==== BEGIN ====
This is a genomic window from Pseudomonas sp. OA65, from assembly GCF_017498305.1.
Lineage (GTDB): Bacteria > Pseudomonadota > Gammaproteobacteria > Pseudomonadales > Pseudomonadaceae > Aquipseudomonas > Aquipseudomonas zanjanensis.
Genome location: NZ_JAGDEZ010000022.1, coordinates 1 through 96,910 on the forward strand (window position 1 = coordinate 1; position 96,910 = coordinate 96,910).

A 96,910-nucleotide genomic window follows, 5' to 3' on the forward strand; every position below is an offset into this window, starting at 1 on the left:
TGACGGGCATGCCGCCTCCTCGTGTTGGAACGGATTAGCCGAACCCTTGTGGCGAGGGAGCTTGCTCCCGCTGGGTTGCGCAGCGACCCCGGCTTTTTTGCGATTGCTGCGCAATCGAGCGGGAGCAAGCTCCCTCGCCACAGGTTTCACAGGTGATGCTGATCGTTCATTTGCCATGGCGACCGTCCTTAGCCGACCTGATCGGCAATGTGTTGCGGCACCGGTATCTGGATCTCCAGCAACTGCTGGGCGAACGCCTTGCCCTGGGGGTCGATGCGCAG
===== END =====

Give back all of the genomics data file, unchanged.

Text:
This is a genomic window from Pseudomonas sp. OA65, from assembly GCF_017498305.1.
Lineage (GTDB): Bacteria > Pseudomonadota > Gammaproteobacteria > Pseudomonadales > Pseudomonadaceae > Aquipseudomonas > Aquipseudomonas zanjanensis.
Genome location: NZ_JAGDEZ010000022.1, coordinates 1 through 96,910 on the forward strand (window position 1 = coordinate 1; position 96,910 = coordinate 96,910).

A 96,910-nucleotide genomic window follows, 5' to 3' on the forward strand; every position below is an offset into this window, starting at 1 on the left:
TGACGGGCATGCCGCCTCCTCGTGTTGGAACGGATTAGCCGAACCCTTGTGGCGAGGGAGCTTGCTCCCGCTGGGTTGCGCAGCGACCCCGGCTTTTTTGCGATTGCTGCGCAATCGAGCGGGAGCAAGCTCCCTCGCCACAGGTTTCACAGGTGATGCTGATCGTTCATTTGCCATGGCGACCGTCCTTAGCCGACCTGATCGGCAATGTGTTGCGGCACCGGTATCTGGATCTCCAGCAACTGCTGGGCGAACGCCTTGCCCTGGGGGTCGATGCGCAG